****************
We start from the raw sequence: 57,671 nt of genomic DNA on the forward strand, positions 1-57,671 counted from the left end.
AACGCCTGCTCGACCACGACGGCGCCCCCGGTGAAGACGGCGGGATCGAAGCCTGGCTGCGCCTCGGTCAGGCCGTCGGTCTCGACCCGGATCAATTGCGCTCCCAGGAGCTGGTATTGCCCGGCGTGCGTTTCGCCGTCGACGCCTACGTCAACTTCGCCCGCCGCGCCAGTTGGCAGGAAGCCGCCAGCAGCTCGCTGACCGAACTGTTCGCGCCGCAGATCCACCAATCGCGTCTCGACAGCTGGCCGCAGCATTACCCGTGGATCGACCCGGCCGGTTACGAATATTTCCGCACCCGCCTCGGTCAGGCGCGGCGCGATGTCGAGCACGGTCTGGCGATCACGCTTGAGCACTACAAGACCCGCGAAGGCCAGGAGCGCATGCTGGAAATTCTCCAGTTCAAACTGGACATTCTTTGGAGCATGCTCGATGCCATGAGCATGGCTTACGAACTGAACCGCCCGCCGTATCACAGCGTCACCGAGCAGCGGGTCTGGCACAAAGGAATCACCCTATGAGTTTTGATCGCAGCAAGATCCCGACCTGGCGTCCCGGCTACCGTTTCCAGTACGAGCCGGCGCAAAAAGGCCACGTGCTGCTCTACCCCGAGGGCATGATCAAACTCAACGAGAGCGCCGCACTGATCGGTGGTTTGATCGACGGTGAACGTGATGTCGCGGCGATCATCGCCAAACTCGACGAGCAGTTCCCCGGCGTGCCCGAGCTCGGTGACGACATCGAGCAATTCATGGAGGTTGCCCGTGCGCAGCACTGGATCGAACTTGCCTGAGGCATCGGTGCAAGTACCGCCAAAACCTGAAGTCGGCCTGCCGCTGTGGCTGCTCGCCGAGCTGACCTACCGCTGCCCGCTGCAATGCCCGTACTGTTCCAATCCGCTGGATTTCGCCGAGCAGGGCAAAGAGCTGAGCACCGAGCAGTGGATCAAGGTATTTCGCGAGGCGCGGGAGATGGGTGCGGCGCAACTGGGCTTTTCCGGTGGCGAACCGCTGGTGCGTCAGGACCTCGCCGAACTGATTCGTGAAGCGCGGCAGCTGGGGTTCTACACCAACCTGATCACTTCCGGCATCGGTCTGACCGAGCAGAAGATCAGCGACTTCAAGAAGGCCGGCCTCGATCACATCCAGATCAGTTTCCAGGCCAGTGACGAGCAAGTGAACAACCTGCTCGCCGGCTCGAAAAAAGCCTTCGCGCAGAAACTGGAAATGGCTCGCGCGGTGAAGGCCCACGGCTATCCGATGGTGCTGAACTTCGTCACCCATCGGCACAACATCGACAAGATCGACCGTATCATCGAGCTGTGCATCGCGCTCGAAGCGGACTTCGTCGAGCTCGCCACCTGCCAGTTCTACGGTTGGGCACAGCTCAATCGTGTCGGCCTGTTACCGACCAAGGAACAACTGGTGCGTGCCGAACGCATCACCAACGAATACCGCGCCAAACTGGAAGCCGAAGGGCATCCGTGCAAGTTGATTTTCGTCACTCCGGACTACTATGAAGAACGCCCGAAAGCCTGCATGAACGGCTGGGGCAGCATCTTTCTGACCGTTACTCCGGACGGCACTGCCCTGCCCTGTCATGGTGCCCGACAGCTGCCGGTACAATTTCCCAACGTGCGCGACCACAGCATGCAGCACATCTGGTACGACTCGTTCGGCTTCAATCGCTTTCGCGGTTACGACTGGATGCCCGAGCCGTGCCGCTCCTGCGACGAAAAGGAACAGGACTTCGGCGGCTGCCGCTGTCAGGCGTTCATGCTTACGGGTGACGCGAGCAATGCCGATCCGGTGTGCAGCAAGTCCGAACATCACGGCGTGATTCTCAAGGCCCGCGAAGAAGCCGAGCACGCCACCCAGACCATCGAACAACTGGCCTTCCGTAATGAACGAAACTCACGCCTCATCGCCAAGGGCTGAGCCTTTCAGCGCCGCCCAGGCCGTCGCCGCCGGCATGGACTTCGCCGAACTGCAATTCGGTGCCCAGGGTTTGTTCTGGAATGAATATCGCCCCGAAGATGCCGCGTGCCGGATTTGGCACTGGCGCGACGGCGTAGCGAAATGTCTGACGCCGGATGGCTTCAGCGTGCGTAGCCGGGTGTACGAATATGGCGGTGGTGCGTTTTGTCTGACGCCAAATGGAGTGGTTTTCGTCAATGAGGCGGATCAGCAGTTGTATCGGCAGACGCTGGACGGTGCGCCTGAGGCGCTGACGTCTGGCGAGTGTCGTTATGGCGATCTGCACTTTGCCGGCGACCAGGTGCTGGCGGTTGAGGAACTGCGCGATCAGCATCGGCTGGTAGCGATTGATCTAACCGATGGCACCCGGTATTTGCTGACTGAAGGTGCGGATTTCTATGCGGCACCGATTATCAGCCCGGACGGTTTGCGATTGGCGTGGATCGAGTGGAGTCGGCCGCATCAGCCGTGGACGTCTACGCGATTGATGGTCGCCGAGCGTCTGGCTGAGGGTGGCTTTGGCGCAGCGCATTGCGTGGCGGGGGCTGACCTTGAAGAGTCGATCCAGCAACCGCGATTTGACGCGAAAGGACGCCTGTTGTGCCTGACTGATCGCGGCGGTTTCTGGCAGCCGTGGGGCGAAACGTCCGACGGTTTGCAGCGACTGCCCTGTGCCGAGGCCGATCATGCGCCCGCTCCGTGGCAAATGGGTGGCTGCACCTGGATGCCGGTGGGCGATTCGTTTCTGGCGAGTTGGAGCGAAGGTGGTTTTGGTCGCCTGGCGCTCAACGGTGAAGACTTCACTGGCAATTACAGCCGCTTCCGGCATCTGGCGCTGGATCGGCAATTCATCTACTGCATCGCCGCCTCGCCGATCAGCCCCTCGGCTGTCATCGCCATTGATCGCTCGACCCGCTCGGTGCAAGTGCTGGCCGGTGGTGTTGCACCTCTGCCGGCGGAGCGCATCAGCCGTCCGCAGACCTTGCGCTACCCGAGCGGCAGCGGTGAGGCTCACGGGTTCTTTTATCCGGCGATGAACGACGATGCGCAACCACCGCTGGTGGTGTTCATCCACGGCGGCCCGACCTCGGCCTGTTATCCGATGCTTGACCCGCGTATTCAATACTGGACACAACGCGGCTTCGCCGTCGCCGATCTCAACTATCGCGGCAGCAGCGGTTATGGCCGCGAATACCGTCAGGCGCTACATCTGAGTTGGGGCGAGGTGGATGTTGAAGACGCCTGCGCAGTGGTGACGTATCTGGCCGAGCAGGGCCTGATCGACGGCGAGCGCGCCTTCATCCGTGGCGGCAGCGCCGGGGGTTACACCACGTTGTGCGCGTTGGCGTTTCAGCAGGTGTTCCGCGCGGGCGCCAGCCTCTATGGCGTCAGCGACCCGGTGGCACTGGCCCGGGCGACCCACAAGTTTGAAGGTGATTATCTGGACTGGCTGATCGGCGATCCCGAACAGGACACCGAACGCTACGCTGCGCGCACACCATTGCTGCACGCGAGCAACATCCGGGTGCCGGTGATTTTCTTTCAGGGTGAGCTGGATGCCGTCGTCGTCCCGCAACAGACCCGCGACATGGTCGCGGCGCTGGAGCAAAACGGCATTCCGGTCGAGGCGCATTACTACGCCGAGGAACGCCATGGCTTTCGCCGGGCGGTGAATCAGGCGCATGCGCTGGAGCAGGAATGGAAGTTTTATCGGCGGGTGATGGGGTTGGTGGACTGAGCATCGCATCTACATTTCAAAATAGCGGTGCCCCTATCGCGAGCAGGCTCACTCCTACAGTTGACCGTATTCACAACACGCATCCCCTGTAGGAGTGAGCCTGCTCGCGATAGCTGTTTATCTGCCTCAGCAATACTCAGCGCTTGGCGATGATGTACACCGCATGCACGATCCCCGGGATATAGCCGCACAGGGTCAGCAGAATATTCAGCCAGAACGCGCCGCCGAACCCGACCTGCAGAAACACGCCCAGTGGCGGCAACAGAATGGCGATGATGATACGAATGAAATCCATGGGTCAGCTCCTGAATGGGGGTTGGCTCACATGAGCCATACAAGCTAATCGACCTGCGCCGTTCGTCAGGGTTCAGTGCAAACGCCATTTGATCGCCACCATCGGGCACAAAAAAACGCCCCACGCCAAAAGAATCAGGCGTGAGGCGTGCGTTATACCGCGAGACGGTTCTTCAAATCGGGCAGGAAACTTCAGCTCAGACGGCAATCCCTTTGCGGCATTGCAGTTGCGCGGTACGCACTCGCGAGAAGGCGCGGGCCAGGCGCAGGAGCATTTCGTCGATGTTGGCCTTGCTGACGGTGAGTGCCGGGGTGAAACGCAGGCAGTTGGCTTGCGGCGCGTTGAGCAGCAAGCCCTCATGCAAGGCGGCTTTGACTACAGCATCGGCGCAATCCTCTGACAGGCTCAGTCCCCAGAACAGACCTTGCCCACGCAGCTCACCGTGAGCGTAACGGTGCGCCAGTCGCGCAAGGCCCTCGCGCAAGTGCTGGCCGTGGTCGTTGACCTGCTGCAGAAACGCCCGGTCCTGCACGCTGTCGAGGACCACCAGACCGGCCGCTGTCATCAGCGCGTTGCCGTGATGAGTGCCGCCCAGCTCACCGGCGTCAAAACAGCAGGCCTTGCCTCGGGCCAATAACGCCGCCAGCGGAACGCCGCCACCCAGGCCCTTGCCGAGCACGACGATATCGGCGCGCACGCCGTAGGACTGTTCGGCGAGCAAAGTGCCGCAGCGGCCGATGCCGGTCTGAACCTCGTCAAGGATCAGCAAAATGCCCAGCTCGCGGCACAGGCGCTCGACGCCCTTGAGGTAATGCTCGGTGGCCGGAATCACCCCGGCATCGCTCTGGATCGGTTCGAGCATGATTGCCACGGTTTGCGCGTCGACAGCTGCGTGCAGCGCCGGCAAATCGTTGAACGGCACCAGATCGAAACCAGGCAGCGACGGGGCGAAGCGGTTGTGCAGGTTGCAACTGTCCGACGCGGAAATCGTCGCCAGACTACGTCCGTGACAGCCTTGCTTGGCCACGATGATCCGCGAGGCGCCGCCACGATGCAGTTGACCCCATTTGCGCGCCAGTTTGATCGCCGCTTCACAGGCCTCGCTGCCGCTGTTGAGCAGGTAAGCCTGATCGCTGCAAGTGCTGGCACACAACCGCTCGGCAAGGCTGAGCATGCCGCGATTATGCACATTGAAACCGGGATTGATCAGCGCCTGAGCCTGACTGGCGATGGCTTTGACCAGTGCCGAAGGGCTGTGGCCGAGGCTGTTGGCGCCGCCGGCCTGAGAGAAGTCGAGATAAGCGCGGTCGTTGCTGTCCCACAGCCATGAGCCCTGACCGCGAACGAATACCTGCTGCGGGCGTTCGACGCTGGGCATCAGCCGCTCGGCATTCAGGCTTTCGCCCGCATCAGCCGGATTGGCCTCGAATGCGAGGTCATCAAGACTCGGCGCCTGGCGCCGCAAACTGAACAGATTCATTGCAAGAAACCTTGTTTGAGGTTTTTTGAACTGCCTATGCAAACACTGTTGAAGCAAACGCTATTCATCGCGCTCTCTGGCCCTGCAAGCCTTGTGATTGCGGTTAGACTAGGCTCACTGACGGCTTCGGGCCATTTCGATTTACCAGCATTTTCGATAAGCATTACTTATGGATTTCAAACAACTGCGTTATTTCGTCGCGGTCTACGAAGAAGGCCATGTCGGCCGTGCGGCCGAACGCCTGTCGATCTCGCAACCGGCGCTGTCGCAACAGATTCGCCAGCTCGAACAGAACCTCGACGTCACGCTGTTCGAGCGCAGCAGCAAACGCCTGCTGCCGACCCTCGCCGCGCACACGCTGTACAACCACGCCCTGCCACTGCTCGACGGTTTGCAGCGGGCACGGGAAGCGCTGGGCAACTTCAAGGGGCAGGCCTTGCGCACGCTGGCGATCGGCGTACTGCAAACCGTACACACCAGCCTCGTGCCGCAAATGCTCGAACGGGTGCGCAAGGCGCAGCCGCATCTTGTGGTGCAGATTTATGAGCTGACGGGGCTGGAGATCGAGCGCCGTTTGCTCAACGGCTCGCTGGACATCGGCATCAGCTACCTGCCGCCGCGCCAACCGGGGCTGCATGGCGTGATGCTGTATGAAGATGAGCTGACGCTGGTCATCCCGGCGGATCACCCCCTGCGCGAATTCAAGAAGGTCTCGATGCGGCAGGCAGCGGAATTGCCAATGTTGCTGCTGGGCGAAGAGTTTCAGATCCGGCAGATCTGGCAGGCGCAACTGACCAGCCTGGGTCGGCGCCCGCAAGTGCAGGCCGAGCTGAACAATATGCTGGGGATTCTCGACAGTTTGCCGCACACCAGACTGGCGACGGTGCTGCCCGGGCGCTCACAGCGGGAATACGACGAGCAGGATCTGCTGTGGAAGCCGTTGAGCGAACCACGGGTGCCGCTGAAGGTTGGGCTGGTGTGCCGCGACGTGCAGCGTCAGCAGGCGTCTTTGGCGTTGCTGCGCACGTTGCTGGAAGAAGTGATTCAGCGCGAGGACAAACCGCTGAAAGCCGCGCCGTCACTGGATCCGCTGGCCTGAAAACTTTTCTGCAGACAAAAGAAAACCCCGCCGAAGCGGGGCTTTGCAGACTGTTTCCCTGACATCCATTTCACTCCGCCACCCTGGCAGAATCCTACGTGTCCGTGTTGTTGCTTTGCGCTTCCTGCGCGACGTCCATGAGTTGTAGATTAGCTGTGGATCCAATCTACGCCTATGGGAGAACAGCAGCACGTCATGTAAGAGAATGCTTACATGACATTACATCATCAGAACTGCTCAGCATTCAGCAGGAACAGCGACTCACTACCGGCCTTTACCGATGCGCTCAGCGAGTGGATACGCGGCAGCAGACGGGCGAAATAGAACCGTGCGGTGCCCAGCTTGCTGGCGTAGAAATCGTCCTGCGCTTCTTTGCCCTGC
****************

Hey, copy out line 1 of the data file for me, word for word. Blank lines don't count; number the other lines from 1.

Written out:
We start from the raw sequence: 57,671 nt of genomic DNA on the forward strand, positions 1-57,671 counted from the left end.